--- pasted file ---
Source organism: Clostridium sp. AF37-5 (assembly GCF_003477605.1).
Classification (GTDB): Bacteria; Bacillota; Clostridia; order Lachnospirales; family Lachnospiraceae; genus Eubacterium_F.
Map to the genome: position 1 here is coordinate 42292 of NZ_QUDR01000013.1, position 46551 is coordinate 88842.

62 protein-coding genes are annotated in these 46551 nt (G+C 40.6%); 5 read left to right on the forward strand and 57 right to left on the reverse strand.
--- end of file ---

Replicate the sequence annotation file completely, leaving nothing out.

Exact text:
Source organism: Clostridium sp. AF37-5 (assembly GCF_003477605.1).
Classification (GTDB): Bacteria; Bacillota; Clostridia; order Lachnospirales; family Lachnospiraceae; genus Eubacterium_F.
Map to the genome: position 1 here is coordinate 42292 of NZ_QUDR01000013.1, position 46551 is coordinate 88842.

62 protein-coding genes are annotated in these 46551 nt (G+C 40.6%); 5 read left to right on the forward strand and 57 right to left on the reverse strand.